EDITOR’S NOTE: This story is the last in a five-day series about individuals from this area who play or coach in the National Football League. The NFL’s regular season began this week.
By SCOTT COTTOS
FOSTORIA — Micah Hyde returned home in June to frolic at the same place where he created so much excitement in years past.
Fostoria High School’s former all-Ohio quarterback, now a Pro Bowl safety for the NFL’s Buffalo Bills, hosted his second football camp at Fostoria’s Memorial Stadium and had as much fun as the participating youngsters while throwing passes, covering the boys and girls as they ran pass patterns, and joking with other professional players he had invited.
It is, by his own admission, a bit mind-blowing for Hyde that the kid from a small city in northwest Ohio is now a standout NFL veteran, the originator of a foundation to assist children, and the frontman of a 500-student camp in his hometown.
The situation was not lost on his travel buddy, fellow Bills safety Jordan Poyer, who, like Hyde, has overcome the doubts of others to succeed in the league.
“Poyer and I drove in from Buffalo yesterday,” Hyde said while taking a break from putting the campers through their paces. “As we were driving into Fostoria, he was like, ‘You know, this is crazy. You’d have never known this would be the case, especially, like 10 years ago.'”
“Coming back to Fostoria, having my second year of a camp, playing in the NFL, going on my sixth year — this is wild, man. It’s wild,” Hyde said.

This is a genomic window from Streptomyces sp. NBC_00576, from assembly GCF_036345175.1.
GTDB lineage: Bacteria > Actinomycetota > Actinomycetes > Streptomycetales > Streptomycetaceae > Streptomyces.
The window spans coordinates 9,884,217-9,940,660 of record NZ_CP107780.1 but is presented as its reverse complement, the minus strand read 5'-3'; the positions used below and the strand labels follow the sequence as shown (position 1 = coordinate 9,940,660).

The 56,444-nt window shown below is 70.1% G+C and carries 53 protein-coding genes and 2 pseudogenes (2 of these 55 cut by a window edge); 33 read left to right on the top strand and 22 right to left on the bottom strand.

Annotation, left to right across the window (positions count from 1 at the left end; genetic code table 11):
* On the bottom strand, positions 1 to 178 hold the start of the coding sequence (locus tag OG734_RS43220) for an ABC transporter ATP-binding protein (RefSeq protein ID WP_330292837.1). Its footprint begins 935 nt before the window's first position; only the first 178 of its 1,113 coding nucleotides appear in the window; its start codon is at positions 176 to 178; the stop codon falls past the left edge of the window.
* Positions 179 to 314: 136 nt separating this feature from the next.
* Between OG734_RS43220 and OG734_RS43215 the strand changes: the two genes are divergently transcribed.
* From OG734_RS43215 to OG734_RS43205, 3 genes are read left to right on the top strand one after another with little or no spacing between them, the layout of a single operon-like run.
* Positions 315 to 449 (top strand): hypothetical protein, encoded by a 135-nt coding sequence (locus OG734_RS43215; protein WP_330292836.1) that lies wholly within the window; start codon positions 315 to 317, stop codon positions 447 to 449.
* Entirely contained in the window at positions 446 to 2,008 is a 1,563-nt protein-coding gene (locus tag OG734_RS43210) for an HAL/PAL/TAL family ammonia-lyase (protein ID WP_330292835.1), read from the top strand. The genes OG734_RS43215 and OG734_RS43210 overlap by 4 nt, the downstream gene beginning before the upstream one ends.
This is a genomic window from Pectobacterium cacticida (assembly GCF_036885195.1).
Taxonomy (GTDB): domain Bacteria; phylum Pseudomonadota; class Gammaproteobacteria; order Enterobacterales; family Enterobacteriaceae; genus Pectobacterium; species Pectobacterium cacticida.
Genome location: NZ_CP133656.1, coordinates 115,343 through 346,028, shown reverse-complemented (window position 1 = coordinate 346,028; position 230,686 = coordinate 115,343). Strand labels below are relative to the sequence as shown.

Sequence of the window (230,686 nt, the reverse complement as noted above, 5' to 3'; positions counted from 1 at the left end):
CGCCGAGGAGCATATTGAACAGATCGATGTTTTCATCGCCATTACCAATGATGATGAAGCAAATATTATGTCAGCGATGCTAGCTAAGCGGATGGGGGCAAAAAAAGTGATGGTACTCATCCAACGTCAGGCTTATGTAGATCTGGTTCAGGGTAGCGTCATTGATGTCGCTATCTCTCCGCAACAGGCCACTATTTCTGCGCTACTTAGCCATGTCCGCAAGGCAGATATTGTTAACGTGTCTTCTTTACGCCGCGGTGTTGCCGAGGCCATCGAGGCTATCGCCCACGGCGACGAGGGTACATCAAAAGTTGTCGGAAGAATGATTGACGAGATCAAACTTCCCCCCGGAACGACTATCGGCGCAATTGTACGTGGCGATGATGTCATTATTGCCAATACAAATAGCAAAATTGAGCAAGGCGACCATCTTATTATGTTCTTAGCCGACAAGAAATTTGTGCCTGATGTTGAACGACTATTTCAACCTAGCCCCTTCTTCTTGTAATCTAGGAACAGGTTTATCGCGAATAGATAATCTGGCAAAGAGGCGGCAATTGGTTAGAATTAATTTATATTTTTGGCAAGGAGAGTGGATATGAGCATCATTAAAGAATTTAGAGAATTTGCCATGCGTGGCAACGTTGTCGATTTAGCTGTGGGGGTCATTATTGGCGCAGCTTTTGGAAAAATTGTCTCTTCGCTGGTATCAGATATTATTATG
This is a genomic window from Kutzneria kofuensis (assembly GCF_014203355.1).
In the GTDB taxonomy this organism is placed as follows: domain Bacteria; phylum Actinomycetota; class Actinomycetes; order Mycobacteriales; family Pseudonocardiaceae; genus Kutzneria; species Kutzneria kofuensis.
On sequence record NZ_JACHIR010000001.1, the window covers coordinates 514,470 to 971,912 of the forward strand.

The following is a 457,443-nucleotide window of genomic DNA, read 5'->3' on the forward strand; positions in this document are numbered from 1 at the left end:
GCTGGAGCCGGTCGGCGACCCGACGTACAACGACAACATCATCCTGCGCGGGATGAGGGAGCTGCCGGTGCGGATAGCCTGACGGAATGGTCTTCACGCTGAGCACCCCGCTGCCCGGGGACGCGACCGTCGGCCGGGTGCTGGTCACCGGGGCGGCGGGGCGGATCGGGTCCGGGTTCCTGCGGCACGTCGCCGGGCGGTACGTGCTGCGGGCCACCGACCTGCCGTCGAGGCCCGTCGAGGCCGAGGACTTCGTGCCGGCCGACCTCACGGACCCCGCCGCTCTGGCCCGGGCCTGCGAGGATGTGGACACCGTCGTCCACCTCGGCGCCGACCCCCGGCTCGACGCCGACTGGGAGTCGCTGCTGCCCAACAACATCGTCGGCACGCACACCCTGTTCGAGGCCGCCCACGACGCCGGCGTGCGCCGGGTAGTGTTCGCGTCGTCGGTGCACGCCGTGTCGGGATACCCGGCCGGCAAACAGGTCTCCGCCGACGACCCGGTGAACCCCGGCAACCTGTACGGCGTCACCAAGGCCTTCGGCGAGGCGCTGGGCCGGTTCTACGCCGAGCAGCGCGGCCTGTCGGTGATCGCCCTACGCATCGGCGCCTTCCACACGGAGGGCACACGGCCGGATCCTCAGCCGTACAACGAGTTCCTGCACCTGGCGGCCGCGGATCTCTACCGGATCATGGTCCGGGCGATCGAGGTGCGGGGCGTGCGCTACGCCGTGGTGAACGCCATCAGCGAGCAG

Not bad for a guy who was sparingly recruited by major colleges but ended up as the Big Ten’s defensive back of the year as a senior at Iowa.
Not bad for a guy who the Green Bay Packers selected in the fifth of seven rounds of the 2013 NFL draft.
Not bad for a guy who did not receive an offer of a second contract from the team that drafted him.
But while he has plenty of reasons to be proud of himself, the 27-year-old remains humble and focused on what earned him a multi-year, multi-million-dollar free agent contract from the Bills, a Pro Bowl selection in his first season with the team, and the No. 62 spot on the NFL Network’s list of 2017’s 100 best players.
“One day, maybe I’ll sit back and I’ll realize what I got to do in the NFL,” he said. “But as of right now, I’m always trying to get better. I feel like every season, I’ve gotten better. Right now … I’m ready. I’m ready to do this thing.”
While the offseason includes time to physically recover from the previous campaign — Hyde finished last season with a troublesome back and a concussion sustained in a first-round playoff loss to the Jacksonville Jaguars — it consists mainly of workouts to get him in the best shape possible for the next go-around.
While spending most of his time in San Diego, where he married Amanda Kamiksisian on July 7, Hyde has gone through drills related to boxing and mixed martial arts and done workouts in a swimming pool and on the Southern California beach.
“Most of my training right now is to stretch out my body, doing gymnastics kinds of things,” Hyde said in a phone interview.